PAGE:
When Right Becomes Wrong, Resistance Becomes Duty


When right becomes wrong, resistance becomes duty’.

 The world possesses a peculiar knack for revisiting history, and the
ticking clock ceaselessly advances to the sounds of time. We find ourselves
relearning, yet returning to our past failures, mourning over issues for which
we’ve already forged alternative paths. As a collective, it appears we grapple
with the challenge of learning from our history, leaving subsequent
generations adrift without a clear sense of direction or purpose.

One significant factor contributing to these generational gaps is our
deficient approach to information sharing. Previously, I attributed this to an
African context, mainly due to our education system emphasizing memorization
over critical thinking. However, a debate between Ben Shapiro and an Oxford
student highlighted the global nature of this issue, exposing gaps in passing
down historical knowledge. For instance, the student was unaware of the
British bombing of German civilians in Dresden during World War II, a critical
event leading to Germany’s surrender.

Reflecting on these information-sharing gaps, I observe our country navigating
a silent crisis. The unspoken truth is that individuals, businesses,
organizations, and companies teeter on the brink of collapse, grappling with
severe economic challenges. Amidst this, Safaricom recently announced a
remarkable 34 billion Kenyan Shillings in profit, yet skepticism that met the
announcemnt  due to economic uncertainties, has brought about suspicions
if they are really doing that well.

Our former president, His Excellency President Mwai Kibaki, left behind a
thriving country with substantial bank reserves for major state corporations.
However, the landscape shifted with the advent of the new Jubilee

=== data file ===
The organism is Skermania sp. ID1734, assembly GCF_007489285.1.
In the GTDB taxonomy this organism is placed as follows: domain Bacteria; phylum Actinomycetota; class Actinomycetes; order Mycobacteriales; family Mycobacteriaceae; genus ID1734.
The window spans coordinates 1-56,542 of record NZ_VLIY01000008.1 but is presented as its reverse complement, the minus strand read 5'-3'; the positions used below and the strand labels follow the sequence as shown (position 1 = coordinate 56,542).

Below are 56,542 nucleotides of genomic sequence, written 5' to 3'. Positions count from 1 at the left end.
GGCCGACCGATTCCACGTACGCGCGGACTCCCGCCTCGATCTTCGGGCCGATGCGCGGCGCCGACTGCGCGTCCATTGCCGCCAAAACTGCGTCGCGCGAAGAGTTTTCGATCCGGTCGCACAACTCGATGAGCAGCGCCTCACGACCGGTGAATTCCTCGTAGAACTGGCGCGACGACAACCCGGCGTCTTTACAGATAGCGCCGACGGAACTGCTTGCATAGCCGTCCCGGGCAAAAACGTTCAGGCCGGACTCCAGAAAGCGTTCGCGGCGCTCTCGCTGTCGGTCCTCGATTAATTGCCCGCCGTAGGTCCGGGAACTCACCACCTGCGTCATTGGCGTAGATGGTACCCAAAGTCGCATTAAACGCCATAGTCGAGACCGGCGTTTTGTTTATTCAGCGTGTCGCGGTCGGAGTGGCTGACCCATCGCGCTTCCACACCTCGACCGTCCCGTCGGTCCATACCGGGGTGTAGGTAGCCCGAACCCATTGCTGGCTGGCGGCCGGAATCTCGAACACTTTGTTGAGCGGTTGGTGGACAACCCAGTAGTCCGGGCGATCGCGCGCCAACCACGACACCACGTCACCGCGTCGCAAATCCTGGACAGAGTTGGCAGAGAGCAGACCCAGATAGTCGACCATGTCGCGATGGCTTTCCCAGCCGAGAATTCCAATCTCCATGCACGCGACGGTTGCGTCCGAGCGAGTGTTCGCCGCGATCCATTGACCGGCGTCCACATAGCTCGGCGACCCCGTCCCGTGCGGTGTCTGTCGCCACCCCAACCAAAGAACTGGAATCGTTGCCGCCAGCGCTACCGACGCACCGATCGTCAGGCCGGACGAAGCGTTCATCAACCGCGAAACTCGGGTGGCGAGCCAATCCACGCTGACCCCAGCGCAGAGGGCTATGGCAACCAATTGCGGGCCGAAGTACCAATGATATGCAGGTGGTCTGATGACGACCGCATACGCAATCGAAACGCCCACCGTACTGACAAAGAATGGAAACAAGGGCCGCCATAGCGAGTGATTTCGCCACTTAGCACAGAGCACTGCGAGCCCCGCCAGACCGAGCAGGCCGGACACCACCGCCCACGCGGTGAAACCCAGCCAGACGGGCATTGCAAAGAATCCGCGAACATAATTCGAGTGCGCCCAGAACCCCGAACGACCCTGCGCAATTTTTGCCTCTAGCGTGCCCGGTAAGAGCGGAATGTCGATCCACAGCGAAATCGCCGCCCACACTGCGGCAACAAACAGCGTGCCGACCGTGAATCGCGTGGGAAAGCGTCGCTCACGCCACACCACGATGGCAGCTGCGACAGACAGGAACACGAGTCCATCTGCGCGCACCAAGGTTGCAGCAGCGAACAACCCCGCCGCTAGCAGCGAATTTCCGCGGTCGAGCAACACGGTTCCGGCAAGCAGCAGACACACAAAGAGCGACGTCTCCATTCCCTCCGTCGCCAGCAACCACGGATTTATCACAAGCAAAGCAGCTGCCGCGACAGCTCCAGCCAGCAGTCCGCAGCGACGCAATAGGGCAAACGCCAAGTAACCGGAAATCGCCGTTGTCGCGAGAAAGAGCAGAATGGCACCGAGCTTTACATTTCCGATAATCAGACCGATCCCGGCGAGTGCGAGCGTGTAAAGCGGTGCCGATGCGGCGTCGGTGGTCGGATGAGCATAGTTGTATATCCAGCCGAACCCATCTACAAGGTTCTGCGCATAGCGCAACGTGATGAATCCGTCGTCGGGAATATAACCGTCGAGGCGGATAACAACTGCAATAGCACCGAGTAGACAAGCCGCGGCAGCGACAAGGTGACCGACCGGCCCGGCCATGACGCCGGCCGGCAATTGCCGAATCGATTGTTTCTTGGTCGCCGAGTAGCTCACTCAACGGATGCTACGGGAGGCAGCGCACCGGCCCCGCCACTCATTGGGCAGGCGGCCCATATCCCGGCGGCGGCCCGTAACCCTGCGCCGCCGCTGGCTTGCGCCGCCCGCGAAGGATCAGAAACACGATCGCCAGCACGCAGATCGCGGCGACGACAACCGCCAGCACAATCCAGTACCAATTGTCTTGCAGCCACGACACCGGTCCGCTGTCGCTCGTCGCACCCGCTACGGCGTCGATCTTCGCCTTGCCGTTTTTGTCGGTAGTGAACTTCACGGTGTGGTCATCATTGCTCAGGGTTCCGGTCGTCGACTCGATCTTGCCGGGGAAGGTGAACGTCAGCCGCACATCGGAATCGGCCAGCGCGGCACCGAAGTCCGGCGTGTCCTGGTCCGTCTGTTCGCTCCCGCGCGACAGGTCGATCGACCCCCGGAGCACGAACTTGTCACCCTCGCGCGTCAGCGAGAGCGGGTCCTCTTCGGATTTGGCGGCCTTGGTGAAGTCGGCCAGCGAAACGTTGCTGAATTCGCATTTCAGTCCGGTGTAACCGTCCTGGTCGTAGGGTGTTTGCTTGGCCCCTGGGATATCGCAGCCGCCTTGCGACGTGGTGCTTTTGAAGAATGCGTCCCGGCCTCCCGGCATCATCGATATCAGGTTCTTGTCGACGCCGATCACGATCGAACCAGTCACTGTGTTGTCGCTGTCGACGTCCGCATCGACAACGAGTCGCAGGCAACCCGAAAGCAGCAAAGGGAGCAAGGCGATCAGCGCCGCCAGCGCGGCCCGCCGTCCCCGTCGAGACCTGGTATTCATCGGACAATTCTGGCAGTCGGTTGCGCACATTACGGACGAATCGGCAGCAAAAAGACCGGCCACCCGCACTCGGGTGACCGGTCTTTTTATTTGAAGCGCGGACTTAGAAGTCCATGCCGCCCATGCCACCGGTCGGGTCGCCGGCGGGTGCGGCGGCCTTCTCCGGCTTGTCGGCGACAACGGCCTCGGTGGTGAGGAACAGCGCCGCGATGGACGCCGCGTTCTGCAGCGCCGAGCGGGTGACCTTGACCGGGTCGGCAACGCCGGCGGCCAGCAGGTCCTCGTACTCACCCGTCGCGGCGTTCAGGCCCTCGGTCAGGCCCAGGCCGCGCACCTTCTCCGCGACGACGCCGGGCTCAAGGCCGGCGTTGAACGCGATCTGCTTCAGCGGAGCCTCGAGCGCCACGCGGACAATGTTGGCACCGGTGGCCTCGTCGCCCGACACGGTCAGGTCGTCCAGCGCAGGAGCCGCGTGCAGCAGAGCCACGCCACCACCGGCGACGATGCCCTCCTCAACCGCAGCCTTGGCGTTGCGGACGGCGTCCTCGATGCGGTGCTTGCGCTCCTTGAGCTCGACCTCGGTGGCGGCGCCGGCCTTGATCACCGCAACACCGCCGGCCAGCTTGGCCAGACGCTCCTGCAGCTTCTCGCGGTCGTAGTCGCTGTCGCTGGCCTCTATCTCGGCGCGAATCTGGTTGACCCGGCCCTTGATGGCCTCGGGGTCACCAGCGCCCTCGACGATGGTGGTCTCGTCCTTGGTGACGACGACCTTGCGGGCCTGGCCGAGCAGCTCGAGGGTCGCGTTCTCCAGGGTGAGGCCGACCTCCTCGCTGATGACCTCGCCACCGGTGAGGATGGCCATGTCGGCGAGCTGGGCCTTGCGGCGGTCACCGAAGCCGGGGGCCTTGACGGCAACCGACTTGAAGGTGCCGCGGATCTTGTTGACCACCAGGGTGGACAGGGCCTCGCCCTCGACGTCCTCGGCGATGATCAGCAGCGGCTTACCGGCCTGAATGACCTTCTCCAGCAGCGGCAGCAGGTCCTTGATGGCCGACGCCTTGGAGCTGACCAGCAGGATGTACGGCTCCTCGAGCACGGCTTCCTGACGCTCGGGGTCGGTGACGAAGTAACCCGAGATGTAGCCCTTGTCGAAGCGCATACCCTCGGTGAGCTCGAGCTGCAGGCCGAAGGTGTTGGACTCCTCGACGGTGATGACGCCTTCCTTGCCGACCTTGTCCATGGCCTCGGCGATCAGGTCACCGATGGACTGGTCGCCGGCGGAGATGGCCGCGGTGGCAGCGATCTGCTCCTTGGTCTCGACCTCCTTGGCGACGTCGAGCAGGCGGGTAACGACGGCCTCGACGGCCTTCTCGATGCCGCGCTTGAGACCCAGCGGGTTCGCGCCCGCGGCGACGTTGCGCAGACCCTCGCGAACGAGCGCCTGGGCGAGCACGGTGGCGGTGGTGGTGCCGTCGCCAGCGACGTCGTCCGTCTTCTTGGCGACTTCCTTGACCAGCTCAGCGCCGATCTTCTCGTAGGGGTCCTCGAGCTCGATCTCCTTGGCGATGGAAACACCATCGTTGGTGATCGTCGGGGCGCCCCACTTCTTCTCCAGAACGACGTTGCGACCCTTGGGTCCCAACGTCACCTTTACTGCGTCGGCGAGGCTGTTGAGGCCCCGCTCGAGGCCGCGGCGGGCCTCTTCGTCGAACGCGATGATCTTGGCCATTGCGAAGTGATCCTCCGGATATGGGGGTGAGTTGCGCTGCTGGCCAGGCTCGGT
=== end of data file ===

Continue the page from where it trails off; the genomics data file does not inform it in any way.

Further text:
government, ushering in a penchant for loans and financial mismanagement.
President Uhuru Kenyatta  acknowledged a staggering daily loss of about 2
billion Kenyan Shillings to corruption during his term. His successor
President William Ruto has been reported showing reluctance to address the
issue by stating he’d have to dismiss everyone.

Turning our gaze to the global stage, let’s revisit post-American Afghanistan.
The haunting images of people clinging to plane wheels during the American
departure in 2020/2021 highlighted a decision already made. Questioning the
haste of the evacuation and the destruction that followed, a historical
pattern emerges. Throughout history, those attempting to control Afghanistan
faced challenges due to the region’s ominous atmosphere, shaped not only by
its terrain but also by the entrenched life and culture of the Taliban. From
Cyrus the great to the Americans that left in haste, points to the fact that
theirs is not just a war issue but a cultural issue that may have to be dealt
with before anything else can be done for the people of Afghanistan. See the

As I blame the U.S. for abandoning Afghanistan, we must also look beyond
the corruption that plagued the Afghans. Their new political class
pilfered the billions provided by the Americans. They also  failed to
stand on their own, falling into a comfort zone and resisting the
integration of urban and non-urban populations, inadvertently fostering
the acceptance of the Taliban within communities. A population entrenched
in battle-hardened experiences, viewing the world through a singular lens,
can only change with exposure to diverse perspectives. (A personal
confession: my perspective on public transport changed after a visit to

Returning to our home crisis, are we confronting a similar situation in Kenya?